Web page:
Ako A.A.,Kumamoto University | Ako A.A.,Hydrological Research Center Yaounde Cameroon | Eyong G.E.T.,Hydrological Research Center Yaounde Cameroon | Nkeng G.E.,National School of Public Works
Water Resources Management | Year: 2010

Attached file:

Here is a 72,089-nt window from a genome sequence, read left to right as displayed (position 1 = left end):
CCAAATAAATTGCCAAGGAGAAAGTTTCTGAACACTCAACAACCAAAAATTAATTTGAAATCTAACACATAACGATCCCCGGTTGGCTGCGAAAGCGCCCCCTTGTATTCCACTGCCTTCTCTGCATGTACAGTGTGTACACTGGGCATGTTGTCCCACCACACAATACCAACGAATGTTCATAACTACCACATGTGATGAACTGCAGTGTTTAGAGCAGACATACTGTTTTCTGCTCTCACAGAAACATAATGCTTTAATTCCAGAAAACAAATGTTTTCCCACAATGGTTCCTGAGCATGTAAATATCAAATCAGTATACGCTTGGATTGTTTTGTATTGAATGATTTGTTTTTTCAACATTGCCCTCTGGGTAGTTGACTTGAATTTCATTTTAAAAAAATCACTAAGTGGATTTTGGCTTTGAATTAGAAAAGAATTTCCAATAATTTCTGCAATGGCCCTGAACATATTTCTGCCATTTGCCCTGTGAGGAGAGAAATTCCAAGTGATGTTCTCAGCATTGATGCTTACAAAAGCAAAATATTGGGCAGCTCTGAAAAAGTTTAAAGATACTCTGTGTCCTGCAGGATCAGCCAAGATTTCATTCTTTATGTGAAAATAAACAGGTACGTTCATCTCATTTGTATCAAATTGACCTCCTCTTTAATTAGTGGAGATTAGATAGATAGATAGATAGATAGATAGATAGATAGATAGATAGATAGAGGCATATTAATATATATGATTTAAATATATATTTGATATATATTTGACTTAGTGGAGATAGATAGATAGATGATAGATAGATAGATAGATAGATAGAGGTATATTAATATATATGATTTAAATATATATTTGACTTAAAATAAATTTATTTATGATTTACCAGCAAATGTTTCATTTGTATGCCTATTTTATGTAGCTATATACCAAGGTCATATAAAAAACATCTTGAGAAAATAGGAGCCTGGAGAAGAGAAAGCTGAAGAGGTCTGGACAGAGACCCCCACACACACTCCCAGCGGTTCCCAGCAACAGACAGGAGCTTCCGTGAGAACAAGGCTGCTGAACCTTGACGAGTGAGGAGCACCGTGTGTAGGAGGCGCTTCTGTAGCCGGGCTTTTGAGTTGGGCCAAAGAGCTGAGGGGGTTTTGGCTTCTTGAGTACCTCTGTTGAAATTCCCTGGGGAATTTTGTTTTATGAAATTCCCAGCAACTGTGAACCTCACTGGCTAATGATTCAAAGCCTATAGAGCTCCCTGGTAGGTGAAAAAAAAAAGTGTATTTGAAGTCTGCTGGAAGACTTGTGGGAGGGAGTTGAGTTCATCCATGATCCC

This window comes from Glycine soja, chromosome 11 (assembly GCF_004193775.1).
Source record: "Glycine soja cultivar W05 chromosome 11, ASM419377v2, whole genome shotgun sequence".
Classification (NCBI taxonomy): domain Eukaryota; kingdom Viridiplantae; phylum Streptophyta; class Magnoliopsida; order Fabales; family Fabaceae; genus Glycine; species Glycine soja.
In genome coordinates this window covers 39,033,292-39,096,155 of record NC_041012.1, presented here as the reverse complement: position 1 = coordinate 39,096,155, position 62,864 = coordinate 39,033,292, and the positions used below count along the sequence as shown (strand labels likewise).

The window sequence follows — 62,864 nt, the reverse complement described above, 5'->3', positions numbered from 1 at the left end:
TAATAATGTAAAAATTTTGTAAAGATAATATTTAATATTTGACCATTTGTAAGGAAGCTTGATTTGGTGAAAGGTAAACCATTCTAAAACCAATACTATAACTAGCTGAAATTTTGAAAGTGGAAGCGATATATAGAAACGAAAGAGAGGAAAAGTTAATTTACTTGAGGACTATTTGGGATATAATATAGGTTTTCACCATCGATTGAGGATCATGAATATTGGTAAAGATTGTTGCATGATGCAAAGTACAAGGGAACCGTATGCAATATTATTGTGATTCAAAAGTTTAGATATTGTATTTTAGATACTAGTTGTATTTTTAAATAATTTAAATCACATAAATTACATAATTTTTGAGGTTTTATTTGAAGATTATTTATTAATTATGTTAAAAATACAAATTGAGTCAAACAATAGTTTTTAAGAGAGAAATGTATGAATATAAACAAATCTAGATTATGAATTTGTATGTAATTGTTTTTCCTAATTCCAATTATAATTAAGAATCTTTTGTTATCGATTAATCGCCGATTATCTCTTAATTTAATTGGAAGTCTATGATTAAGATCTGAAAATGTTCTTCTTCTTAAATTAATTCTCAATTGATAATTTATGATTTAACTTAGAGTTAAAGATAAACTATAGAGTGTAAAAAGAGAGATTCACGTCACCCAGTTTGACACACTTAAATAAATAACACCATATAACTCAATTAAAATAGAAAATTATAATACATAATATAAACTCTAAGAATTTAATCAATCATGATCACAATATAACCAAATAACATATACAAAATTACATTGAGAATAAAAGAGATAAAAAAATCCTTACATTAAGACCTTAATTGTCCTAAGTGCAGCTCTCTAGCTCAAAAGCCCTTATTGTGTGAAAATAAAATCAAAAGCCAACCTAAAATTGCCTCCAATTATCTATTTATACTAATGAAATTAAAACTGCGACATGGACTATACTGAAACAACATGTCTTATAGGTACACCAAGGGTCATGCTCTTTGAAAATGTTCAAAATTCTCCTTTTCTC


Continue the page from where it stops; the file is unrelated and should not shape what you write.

Cameroon is blessed with abundant water resources. Rapid population increase, unplanned urbanisation, intensive industrial and socio-economic development have led to poor and unsustainable management of these resources. Integrated Water Resources Management (IWRM) is a promising approach in ensuring sustainable management of Cameroon's water resources. It entails management of water for various purposes and not for a single purpose which therefore involves different stake holders aiming at achieving sustainable water resources management. This paper seeks to evaluate recent efforts to implement in IWRM in Cameroon by examining the institutional framework for IWRM in Cameroon, conditions for the implementation of IWRM and proposes reforms for improving IWRM in Cameroon. The paper concludes that reforms such as public participation at local council levels, recognition of water as both an economic and a social good, putting IWRM within the larger context of Integrated Natural Resource Management (INRM) and the exploitation of mathematical models within hydrological basins will improve IWRM in Cameroon. © 2009 Springer Science+Business Media B.V.